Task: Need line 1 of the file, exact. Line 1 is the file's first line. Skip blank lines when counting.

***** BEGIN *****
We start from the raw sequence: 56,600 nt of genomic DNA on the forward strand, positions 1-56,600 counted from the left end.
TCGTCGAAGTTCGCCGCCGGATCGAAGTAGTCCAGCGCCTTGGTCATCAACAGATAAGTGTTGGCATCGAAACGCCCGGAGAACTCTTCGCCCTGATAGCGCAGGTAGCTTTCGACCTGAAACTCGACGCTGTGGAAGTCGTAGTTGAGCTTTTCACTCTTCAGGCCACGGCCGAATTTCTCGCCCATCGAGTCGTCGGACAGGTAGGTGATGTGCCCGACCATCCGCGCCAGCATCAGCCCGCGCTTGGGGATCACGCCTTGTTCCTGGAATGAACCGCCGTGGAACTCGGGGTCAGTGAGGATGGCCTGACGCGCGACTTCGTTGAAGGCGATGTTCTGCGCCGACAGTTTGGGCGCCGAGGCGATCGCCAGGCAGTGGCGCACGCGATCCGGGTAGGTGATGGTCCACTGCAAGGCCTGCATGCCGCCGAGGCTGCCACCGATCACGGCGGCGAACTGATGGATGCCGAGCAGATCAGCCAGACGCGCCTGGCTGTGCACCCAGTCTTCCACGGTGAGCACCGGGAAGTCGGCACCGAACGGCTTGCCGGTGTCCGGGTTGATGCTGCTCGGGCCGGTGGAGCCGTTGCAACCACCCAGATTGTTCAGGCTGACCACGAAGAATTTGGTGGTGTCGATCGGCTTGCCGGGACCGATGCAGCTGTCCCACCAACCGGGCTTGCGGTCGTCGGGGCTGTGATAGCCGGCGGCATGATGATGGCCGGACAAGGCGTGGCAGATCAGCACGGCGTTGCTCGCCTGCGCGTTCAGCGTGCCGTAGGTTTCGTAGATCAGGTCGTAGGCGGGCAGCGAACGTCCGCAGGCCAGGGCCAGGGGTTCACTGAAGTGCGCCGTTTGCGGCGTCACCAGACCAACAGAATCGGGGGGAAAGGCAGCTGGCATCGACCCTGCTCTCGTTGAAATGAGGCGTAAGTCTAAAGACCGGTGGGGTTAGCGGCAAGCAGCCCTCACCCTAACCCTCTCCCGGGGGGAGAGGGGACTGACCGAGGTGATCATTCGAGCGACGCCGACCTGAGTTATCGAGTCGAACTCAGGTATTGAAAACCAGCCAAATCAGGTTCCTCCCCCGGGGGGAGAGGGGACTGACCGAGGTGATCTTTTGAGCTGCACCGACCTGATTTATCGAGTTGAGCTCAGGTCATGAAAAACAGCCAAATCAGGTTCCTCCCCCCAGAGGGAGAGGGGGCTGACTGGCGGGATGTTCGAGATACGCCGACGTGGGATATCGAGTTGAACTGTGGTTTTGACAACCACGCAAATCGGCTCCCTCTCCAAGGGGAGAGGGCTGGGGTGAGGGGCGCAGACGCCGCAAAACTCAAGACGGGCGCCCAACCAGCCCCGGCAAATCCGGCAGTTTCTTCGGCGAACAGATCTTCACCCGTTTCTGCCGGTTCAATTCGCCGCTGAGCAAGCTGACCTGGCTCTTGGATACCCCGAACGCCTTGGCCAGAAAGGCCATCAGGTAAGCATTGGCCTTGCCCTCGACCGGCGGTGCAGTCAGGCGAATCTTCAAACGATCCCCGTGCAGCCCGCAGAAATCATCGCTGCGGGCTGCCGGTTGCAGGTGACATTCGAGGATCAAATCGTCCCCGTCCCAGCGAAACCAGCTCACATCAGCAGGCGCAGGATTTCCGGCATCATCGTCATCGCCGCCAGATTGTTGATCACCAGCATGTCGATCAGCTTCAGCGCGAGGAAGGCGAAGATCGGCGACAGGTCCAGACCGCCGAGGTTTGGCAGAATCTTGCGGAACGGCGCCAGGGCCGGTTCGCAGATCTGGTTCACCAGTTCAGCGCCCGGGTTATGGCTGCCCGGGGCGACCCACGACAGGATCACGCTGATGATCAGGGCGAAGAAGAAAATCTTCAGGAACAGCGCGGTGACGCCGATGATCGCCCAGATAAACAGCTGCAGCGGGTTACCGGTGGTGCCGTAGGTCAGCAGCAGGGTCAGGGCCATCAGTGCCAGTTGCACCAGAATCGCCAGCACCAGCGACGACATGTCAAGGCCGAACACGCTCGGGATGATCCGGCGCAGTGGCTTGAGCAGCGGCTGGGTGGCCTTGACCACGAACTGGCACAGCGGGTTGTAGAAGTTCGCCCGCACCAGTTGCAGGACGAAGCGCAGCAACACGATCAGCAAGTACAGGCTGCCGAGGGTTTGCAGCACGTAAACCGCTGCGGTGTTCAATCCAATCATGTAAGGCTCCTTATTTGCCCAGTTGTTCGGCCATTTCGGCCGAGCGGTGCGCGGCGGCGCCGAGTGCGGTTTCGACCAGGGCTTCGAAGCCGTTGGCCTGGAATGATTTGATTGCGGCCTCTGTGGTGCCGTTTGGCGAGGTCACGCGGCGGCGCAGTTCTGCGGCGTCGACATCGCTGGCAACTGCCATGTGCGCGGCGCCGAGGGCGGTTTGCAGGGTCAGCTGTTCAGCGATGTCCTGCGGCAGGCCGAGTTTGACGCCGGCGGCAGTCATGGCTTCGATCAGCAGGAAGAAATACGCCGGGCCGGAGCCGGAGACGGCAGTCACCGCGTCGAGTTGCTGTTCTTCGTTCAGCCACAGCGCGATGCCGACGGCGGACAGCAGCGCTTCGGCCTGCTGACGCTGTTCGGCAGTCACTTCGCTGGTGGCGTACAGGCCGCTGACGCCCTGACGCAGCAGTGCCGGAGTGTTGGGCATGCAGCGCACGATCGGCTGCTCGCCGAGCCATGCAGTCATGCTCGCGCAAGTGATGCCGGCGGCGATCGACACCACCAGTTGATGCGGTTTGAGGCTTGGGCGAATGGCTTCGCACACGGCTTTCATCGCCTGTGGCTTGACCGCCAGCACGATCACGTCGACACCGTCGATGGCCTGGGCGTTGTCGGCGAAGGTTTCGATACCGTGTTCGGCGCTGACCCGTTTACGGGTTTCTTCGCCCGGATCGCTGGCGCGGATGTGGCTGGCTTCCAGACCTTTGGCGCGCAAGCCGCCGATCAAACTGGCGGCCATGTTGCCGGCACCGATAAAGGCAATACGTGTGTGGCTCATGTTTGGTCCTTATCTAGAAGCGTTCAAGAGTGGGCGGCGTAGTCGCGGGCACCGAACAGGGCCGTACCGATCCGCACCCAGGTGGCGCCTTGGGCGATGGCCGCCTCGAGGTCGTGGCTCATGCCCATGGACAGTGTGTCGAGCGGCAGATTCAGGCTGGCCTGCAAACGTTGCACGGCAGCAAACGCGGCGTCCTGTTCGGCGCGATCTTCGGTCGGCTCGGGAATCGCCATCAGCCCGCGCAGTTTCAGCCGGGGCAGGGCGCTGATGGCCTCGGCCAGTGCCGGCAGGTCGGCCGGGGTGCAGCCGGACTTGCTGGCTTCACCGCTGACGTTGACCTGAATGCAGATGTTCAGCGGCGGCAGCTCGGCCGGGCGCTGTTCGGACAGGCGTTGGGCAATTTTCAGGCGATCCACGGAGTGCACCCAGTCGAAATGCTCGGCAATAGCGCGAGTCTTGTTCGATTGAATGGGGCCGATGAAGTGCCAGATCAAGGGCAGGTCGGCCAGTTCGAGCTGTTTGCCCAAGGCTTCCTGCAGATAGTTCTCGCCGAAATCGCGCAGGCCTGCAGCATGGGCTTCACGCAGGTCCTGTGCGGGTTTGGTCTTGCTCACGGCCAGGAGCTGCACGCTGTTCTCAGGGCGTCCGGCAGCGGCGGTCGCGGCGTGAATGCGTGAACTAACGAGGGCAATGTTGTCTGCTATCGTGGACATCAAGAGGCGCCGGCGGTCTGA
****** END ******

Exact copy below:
We start from the raw sequence: 56,600 nt of genomic DNA on the forward strand, positions 1-56,600 counted from the left end.